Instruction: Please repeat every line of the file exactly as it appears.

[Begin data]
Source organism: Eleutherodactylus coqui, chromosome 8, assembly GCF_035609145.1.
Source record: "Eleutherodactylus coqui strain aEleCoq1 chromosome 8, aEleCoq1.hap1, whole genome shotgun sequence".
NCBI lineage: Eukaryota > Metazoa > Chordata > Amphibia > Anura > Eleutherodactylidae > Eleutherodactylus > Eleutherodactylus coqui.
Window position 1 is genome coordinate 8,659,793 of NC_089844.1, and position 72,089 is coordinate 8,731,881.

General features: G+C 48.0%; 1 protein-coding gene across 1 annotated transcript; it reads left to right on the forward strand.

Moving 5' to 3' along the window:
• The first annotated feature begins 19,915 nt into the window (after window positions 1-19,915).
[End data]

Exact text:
Source organism: Eleutherodactylus coqui, chromosome 8, assembly GCF_035609145.1.
Source record: "Eleutherodactylus coqui strain aEleCoq1 chromosome 8, aEleCoq1.hap1, whole genome shotgun sequence".
NCBI lineage: Eukaryota > Metazoa > Chordata > Amphibia > Anura > Eleutherodactylidae > Eleutherodactylus > Eleutherodactylus coqui.
Window position 1 is genome coordinate 8,659,793 of NC_089844.1, and position 72,089 is coordinate 8,731,881.

General features: G+C 48.0%; 1 protein-coding gene across 1 annotated transcript; it reads left to right on the forward strand.

Moving 5' to 3' along the window:
• The first annotated feature begins 19,915 nt into the window (after window positions 1-19,915).